Why does soda shoot out of the can when
you open it?
When soda companies add carbon dioxide gas to a soda mixture, the water is very cold so it can hold a lot of gas. They also use pressure to put more gas in the water than it could normally hold at that temperature.
But when a soda can warms up a bit or when the can is shaken, that extra gas is really ready to come out. So when you open up the can and release the pressure, splooosh!
Why does soda bubble so much when you pour it on ice cream to make an ice cream soda?
Ice cream may look smooth to you, but if you could see it with a powerful microscope you would see something different. Throughout the ice cream there are very tiny ice crystals. The gas molecules from the soda gather on these tiny crystals and become bubbles of gas.
If the ice is already wet, some of the points are smoother so not as many bubbles form.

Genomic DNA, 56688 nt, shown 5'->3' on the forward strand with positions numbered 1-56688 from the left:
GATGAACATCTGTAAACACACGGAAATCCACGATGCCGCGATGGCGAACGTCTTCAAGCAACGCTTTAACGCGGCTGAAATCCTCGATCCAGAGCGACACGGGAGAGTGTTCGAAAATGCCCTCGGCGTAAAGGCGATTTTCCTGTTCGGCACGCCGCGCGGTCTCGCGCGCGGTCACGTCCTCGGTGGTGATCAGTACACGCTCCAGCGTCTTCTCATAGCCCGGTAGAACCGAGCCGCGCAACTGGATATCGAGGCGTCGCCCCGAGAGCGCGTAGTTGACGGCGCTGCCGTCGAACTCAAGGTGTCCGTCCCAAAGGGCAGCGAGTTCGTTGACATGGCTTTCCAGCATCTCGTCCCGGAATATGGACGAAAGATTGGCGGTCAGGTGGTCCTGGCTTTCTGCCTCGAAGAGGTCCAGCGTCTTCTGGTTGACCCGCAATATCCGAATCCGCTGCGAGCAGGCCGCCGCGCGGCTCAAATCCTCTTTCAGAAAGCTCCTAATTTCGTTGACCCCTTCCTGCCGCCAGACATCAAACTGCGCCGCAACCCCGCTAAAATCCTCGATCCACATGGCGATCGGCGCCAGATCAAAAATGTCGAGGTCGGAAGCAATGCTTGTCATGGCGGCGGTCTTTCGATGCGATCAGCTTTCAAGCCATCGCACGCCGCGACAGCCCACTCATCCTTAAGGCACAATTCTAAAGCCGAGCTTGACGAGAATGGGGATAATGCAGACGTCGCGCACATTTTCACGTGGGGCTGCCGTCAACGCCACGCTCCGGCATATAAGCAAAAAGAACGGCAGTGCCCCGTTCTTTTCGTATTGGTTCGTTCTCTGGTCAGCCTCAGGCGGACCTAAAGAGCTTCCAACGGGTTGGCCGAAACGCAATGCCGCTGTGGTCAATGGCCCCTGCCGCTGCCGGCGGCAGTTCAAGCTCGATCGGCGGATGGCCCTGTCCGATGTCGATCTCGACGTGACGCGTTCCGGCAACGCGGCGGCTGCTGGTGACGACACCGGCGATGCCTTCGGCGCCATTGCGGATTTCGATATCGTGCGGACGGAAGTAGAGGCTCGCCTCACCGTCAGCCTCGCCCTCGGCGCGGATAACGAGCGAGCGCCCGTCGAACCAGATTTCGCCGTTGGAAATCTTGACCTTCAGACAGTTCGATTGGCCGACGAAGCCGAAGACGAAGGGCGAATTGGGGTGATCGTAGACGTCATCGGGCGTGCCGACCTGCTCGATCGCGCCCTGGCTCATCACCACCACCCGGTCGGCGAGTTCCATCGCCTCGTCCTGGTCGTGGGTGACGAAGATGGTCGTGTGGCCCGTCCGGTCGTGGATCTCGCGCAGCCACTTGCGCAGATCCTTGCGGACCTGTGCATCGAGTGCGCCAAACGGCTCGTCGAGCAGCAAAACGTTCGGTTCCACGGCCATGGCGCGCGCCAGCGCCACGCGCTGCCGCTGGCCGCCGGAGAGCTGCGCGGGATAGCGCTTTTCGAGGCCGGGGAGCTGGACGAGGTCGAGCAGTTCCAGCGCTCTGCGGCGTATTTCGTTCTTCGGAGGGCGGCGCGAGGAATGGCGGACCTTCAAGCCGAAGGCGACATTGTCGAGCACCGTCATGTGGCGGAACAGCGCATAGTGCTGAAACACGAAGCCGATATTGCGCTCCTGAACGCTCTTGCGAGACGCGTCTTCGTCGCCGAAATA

Soda Pop Molecules
A water molecule is made up of one oxygen atom and two hydrogen atoms. Water makes up about 95% of most sodas.
The sweetener in most soda is a mixture of a sugar called "glucose" and another called "fructose". In fact, when these two sugars are attached to each other, it makes another sugar called "sucrose." Sucrose is the regular sugar you use in iced tea or in baking. It is made from carbon, oxygen, and hydrogen atoms.
Carbon dioxide is made from one carbon atom and two oxygen atoms. The molecules of carbon dioxide are thoroughly mixed and dissolved into the water in the soda pop. When you open a soda can or bottle, the carbon dioxide will begin to come out of the soda and into the air. Eventually enough will come out and the soda will become flat.